When we were kids, back before the crust of the earth hardened, brownies were lunchbox fare. These days, there are probably few kids with brownies wrapped in wax paper in their lunch boxes. Shoot, few kids even have lunch boxes. We might be a tad out of date.
Still, we know people take brownies on the go: to church, work, the kids' soccer matches, or social gatherings. So in our on-going quest develop recipes for great chocolate recipes, we wanted to have one recipe that was a go-to for brownies that 1) travel well, 2) store well on the counter, 3) freeze well, and 4) are the exact median spot between dense fudgy brownies and airier cake ones.
As you can see, Bruce brought these to one of his knitting classes. Sure enough, they traveled well. And they stored well, too. At least, the one that was left over did!
Let's get to the recipe.
Begin by positioning the rack in the lower third of the oven and preheating the oven to 350F/175 C. Butter and flour a 9 x 13-inch (23 cm x 33 cm) baking pan.
Whisk 1 1/2 cups (360 grams) all-purpose flour, 1 teaspoon baking powder, and 1 teaspoon salt in a medium bowl.
Place 1/2 pound (2 sticks or 16 tablespoons--or 224 grams) unsalted butter and 4 ounces (115 grams) chopped unsweetened chocolate in the top half of a double boiler set over a pan of slowly simmering water. Don't have a double boiler? Improvise with a heat-safe bowl set over a saucepan of slowly simmering water. Keep the heat low so the water doesn't boil quickly. Steam is what you need to melt the chocolate evenly--but not a lot of it.
Stir until about half the butter and chocolate has melted, then remove the top half of the double boiler or the bowl from the saucepan below and continue stirring on the counter or in the sink until all of the chocolate and butter has melted. Cool 5 minutes.
Pour the chocolate mixture into a large bowl and add 2 cups (400 grams) granulated white sugar. Beat with an electric mixer at medium speed until the sugar has completely dissolved into the mixture, about 6 minutes.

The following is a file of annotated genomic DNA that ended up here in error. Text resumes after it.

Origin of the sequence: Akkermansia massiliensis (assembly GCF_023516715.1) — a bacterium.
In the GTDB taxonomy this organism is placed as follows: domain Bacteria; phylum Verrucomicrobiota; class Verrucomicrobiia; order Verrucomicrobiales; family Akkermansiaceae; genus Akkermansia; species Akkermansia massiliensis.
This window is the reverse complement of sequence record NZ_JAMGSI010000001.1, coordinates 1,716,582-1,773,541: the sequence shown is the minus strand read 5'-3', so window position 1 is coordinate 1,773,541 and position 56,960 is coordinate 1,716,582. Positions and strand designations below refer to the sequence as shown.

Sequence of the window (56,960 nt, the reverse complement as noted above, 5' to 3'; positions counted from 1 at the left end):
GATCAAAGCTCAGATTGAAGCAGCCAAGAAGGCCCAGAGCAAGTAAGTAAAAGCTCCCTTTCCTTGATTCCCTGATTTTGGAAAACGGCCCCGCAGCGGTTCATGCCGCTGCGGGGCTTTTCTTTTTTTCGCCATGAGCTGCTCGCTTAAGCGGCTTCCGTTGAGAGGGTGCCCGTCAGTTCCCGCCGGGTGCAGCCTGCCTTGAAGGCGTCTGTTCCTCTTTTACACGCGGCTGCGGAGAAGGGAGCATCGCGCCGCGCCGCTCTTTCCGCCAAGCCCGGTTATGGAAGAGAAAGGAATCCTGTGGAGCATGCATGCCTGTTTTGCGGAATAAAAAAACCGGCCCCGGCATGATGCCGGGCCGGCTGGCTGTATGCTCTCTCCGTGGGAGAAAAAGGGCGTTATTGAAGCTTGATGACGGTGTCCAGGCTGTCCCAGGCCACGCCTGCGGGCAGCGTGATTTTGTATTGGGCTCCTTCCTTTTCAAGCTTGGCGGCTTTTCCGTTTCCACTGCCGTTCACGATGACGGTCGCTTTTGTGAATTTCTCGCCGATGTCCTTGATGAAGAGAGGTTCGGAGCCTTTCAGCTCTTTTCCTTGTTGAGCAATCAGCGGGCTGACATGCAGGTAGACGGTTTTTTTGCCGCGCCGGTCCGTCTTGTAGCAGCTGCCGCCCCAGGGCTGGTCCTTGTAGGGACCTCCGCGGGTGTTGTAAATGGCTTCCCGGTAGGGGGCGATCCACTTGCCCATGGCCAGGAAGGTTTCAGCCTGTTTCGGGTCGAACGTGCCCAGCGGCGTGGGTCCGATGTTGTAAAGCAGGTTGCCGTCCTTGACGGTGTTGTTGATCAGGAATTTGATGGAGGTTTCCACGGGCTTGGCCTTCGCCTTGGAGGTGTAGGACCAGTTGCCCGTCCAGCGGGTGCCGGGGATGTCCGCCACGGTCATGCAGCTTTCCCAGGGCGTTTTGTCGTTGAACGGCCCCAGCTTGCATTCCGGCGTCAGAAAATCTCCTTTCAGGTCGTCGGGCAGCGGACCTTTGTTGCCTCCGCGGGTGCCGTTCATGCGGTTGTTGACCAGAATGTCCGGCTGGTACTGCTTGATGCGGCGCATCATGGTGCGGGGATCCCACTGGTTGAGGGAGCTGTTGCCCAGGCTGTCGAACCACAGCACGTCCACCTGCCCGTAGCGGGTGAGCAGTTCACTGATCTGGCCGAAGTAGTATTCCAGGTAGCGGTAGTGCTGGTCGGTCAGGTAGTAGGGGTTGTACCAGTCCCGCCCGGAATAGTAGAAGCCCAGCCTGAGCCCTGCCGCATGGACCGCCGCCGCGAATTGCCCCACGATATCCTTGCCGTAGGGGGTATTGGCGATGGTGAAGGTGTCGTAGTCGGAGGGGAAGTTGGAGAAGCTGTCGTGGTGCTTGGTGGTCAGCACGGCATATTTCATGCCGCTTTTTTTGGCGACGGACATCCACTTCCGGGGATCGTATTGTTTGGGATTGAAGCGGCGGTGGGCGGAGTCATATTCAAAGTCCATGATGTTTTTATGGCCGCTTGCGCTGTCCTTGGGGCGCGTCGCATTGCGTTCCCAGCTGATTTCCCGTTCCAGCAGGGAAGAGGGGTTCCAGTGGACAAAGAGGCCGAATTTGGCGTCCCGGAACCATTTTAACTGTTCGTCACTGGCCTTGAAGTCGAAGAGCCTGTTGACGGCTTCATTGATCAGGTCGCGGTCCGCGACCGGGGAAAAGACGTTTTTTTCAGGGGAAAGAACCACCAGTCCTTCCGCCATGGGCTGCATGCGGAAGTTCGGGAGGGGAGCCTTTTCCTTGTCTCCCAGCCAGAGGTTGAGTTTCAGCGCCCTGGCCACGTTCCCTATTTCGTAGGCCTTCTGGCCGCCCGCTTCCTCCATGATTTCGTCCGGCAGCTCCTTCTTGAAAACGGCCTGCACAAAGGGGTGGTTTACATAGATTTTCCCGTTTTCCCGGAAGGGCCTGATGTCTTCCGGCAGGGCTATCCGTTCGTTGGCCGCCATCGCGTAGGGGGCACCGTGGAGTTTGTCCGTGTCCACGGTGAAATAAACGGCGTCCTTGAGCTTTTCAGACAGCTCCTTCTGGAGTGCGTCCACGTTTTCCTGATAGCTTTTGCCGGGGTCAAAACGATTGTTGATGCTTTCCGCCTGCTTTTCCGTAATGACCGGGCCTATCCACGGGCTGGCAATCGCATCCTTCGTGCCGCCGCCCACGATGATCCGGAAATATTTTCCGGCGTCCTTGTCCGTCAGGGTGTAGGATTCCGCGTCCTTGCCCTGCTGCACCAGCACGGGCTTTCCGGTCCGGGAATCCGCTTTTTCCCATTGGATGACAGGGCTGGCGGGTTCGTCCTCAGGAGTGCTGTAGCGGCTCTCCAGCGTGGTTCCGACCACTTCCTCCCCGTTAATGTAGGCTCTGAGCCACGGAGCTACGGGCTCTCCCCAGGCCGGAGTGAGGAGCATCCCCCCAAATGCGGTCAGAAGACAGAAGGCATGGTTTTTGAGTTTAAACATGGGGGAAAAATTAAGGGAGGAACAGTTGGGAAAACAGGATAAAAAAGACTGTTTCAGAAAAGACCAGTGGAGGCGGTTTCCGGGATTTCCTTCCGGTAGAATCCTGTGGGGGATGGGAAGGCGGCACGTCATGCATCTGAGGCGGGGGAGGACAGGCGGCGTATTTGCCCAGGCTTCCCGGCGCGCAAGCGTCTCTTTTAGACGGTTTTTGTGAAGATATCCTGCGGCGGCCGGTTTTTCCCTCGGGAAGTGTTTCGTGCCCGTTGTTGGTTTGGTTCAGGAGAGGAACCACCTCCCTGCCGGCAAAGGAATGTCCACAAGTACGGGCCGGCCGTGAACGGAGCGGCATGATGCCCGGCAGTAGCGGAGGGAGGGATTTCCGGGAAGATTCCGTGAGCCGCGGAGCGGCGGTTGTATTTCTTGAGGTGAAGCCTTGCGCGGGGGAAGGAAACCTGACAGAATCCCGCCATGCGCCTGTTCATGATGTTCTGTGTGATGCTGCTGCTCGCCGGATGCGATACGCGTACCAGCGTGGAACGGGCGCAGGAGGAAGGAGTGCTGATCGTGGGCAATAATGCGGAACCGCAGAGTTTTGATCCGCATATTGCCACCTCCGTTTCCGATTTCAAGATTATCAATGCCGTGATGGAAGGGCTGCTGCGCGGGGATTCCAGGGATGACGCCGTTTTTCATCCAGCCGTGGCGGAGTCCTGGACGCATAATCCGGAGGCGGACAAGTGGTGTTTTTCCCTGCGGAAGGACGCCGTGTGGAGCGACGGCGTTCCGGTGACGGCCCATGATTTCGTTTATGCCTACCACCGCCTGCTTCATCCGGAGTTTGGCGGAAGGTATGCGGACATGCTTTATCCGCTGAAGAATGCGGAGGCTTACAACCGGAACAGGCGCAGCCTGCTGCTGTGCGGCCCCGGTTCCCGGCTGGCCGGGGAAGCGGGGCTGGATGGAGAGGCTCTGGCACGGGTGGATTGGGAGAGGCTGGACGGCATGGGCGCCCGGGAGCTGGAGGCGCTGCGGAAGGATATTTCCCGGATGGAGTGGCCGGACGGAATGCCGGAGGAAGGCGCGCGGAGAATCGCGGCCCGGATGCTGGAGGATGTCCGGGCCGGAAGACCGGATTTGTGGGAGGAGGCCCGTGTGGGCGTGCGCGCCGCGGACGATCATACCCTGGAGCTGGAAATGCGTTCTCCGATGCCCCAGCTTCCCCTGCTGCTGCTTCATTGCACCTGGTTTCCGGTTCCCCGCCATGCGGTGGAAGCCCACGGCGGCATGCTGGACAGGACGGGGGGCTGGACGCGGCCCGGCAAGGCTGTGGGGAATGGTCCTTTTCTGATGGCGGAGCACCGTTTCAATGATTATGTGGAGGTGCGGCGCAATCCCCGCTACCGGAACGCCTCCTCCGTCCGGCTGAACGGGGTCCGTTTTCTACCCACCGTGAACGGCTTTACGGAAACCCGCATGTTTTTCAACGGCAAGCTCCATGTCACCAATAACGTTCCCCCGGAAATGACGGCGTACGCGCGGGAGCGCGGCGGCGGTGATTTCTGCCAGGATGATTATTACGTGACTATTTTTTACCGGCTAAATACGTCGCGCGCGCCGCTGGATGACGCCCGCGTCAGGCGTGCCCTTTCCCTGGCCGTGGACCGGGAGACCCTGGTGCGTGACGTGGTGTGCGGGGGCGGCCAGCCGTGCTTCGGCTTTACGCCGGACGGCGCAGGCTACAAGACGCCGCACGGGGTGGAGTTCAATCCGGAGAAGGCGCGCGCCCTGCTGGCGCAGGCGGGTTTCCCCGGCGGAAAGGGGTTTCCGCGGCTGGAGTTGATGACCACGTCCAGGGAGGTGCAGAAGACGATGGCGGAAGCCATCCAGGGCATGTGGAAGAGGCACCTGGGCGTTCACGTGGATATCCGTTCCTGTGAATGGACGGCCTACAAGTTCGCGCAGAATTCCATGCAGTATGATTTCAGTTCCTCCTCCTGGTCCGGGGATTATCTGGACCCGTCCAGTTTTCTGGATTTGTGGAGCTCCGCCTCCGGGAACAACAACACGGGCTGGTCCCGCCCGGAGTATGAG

Beat in 3 large, room-temperature eggs one at a time until smooth. Why room temperature? Because cold eggs will not trap air as well--which is the whole point of all this beating in the first place.
Beat in 1 teaspoon (5 ml) vanilla extract. Scrape down and remove the beater. With a wooden spoon or rubber spatula, stir in the flour mixture just until incorporated. Do not use the mixer. Remember the rule for almost all cakes, quick breads, and cookies: you can barely overbeat the sugar, eggs, and fat; but you definitely can overbeat the mixture once the flour has been added. No stretching of those glutens. Just stir until there are no white pockets of flour left in the mixture.
Spoon and spread the batter into the prepared baking pan. Then bake until a toothpick or cake tester inserted into the center of the brownie cake comes out with a few moist crumbs attached, about 30 minutes.
Set the pan on a wire rack and cool for 1 hour. Cut the brownies into 24 pieces while they're still in the pan. Carefully remove them with an offset spatula. At this point, the brownies can be stored between sheets of wax paper in a sealed container on the counter for up to 3 days or can be frozen in a zip-closed bag for up to 6 months. As if they'll last that long.